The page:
-They have a wide range of motion and “emotion” in them.
-The shoulders often lead many actions.
-When your arm is completely extended your shoulders touch your ears. Their range is very wide.

Inbetweening:

-Computers inbetween with math, not with the principals of animation.
-Specify exactly what the pose needs.
-You must define the timing from ears to toes in your animation.
-“The computer is the dumbest inbetweener there is”.
-Watch for twinning in your poses.
-Try working with curves other than the default splines to develop your inbetweening.
-Spend the most time on the first post. It is the most telling in your whole animation.
-Use all of the controllers provided. There should be animation on every possible curve.
-Nothing truly is ever at rest.

Facial:

-The ocular muscles usually move before anything else. Brows lead the action and the mouth typically comes last.
-Avoid changing facial expressions in the middle of big movements. Do it before or after.
-There shouldn’t be any expression changes at all in the first or last 6 frames of an animation.

Arcs:

-Start with the core of the motion and move outward from there.
-Arms and often legs move in figure 8 patterns.
-When in FK, do the arms last. The motion of the arms is almost always dictated by the torso.
-Be aware of the orientation of the wrist to the elbow.
-Apply the waves principal (add overlap to all joints.)

Eyes:

-Plan when and why your characters eyes dart.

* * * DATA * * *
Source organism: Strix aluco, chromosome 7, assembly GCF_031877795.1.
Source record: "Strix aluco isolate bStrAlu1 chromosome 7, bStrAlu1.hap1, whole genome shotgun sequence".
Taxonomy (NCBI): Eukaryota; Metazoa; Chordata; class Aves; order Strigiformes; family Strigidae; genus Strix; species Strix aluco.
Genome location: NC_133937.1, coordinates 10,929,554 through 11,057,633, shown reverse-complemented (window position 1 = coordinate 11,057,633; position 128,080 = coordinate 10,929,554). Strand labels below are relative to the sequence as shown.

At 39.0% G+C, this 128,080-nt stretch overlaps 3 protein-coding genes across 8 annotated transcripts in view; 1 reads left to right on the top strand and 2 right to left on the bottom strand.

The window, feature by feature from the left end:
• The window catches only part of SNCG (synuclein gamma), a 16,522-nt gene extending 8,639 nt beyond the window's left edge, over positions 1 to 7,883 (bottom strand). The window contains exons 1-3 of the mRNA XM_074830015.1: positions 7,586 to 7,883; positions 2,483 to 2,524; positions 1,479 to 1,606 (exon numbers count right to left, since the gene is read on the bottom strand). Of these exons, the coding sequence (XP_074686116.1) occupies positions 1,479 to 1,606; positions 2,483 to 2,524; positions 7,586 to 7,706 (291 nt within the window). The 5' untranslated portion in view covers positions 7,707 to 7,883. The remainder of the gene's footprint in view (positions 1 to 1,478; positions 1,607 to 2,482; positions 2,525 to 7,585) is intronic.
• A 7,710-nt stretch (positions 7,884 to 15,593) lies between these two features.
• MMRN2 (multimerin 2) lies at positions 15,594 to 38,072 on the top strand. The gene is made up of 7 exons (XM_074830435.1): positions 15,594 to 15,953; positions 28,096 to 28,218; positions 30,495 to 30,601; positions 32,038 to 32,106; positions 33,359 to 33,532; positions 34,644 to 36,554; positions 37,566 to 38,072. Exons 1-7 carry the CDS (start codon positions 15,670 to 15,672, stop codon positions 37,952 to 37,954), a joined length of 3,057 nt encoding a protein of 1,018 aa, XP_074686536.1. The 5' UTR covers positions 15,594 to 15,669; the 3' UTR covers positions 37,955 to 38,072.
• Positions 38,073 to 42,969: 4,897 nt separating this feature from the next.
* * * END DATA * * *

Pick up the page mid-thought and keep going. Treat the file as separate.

-Too many eye darts = spastic characters.
-Allow the eyes time to focus on the objects they’re pointing at.
-Unanimated eyes = doll eyes.
-The eyes always convey the emotion and truth of a character’s performance.

Blinks:

-Blinks are never random.
-Plan when and why your character is blinking.
-Blinks:
Convey a shift in thought.
Sell the emotional state of a character.
We blink to change a shift in thought or emotion.
When we blink we are “cutting the film of life”. Our eyes are the cameras.
Blinks always occur on quick head turns.

Jaw:

-The jaw doesn’t always open on every syllable or word.
-Get a mirror and keep it by your desk. Place your hand in a stationary position under your jaw and feel how many times it opens and closes per line of dialogue.


Feature Animation Demo Reel Tips:

  1. Keep it under 2.5 minutes.
  2. LABELS!
  3. Always use a NEW VHS tape. (Always label the spine!)
  4. Include a log sheet (breakdown sheet). Show thumbnails of the shot on the log and mention what you contributed to each shot.
  5. Include a resume and cover letter. Always spell check these two docs.
  6. Only use your best stuff.
  7. Short film? Show your best shots first. Include the full film at the end.
  8. Tailor your reel to the studio and position your applying for.
  9. No offensive content.
  10. Avoid cycles in your reel.
  11. Reel Order:

-Second best shot – FIRST.
-Weakest shot (but still good work) – MIDDLE
-Best shot – LAST
-Full short film (if applicable) – at the end.

Thursday, November 09, 2006

Light a Million Candles

Light A Million Candles is a website organization that is trying to raise awareness for child pornography and online child abuse. You don't have to make a donation or anything, it's not what they're asking for. They're asking you to virtually light a candle, as they are trying to have one million lit by December 31st of this year. They want to raise awareness to the government and politicians. Please follow the link below and light a candle. It only takes a minute.

http://lightamillioncandles.com

Light a candle for the innocent victims of online child abuse.

Thank You